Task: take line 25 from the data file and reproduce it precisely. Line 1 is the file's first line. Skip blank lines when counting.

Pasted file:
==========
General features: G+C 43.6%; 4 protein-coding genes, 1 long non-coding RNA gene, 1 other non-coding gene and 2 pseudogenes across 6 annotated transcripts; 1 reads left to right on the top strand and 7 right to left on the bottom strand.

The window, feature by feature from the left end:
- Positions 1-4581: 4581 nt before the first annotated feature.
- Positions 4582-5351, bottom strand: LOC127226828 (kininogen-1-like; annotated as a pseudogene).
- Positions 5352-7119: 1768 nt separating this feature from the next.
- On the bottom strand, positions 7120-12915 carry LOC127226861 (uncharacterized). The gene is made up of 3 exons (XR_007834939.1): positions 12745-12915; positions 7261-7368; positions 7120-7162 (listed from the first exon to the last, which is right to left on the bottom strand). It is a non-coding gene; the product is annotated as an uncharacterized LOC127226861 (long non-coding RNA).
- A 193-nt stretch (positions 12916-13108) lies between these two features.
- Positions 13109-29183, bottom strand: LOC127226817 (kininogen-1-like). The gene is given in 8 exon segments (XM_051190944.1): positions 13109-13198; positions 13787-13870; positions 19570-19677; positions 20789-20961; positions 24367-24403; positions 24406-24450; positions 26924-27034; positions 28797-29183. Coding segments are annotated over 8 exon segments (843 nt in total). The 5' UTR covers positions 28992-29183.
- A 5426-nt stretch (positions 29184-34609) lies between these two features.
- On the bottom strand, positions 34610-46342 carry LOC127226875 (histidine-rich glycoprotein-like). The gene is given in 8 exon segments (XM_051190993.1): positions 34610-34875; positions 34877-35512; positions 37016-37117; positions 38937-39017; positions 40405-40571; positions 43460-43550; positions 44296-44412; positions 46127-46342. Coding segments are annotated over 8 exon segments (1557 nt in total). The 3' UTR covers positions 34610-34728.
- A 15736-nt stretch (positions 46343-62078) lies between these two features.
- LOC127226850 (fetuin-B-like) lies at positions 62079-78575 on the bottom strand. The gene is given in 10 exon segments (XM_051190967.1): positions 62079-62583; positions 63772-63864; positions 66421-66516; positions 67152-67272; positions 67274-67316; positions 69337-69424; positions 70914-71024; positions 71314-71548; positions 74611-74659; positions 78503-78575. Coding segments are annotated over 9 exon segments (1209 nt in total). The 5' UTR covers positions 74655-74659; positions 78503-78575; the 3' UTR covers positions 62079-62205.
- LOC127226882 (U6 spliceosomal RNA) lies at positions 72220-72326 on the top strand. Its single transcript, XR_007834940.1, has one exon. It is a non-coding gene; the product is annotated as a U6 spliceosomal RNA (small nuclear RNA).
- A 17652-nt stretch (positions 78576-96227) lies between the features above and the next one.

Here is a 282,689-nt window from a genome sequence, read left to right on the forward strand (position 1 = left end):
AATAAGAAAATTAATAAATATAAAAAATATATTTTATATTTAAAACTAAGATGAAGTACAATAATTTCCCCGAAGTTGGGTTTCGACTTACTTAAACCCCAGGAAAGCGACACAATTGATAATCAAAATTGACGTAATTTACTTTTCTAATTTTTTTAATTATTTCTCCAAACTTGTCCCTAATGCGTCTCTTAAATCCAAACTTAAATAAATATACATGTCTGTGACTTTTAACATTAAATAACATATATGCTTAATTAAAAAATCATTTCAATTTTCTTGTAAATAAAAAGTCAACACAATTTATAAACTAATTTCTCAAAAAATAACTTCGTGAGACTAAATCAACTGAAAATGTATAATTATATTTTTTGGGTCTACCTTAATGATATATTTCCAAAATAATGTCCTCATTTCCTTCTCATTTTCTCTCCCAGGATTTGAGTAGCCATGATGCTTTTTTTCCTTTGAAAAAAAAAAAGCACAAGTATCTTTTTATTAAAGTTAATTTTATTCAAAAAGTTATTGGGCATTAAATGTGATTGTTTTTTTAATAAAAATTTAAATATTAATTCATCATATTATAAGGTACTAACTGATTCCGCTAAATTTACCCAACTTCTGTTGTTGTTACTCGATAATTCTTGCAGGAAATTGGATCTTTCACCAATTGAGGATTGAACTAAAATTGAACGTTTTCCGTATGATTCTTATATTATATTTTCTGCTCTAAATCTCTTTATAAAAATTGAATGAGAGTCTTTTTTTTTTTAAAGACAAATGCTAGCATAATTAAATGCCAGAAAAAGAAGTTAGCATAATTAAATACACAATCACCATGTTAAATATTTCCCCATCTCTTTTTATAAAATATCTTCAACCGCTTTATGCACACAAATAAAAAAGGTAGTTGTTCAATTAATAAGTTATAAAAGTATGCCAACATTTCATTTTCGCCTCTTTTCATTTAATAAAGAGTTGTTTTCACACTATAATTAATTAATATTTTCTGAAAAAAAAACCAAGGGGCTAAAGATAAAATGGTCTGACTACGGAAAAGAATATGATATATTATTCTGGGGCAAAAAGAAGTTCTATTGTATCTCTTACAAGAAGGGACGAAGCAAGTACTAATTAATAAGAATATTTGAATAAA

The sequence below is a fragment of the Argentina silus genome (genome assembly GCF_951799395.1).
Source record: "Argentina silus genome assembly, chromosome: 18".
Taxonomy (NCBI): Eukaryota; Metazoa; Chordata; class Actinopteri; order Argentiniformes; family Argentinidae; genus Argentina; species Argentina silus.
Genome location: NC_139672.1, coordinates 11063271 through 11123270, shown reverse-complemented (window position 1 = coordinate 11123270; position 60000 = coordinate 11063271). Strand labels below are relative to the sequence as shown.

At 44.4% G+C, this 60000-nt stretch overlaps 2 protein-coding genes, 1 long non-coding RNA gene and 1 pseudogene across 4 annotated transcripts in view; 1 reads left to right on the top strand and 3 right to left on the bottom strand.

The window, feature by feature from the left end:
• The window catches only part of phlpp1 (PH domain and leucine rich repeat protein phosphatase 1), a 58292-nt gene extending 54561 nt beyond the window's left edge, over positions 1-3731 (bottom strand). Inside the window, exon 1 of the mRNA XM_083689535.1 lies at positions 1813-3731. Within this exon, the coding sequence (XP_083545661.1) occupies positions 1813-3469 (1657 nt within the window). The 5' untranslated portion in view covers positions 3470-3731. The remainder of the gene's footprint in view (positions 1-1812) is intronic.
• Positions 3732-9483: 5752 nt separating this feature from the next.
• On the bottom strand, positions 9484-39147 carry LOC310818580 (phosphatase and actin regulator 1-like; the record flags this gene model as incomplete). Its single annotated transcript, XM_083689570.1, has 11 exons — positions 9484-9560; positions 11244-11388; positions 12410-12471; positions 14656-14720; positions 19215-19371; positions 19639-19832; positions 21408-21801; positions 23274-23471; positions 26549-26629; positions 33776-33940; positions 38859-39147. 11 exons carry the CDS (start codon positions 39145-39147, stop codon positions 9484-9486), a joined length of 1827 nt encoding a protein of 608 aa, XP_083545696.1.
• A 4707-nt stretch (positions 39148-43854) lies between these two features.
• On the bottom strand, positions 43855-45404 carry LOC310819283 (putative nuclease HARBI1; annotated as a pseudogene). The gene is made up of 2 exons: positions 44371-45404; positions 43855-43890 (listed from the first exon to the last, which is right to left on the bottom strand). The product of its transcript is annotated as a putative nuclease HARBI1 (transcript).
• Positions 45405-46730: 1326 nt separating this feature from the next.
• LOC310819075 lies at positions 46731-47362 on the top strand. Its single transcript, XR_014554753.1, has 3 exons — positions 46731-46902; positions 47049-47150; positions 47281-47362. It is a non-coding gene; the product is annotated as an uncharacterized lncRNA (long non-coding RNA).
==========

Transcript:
• On the bottom strand, positions 9484-39147 carry LOC310818580 (phosphatase and actin regulator 1-like; the record flags this gene model as incomplete). Its single annotated transcript, XM_083689570.1, has 11 exons — positions 9484-9560; positions 11244-11388; positions 12410-12471; positions 14656-14720; positions 19215-19371; positions 19639-19832; positions 21408-21801; positions 23274-23471; positions 26549-26629; positions 33776-33940; positions 38859-39147. 11 exons carry the CDS (start codon positions 39145-39147, stop codon positions 9484-9486), a joined length of 1827 nt encoding a protein of 608 aa, XP_083545696.1.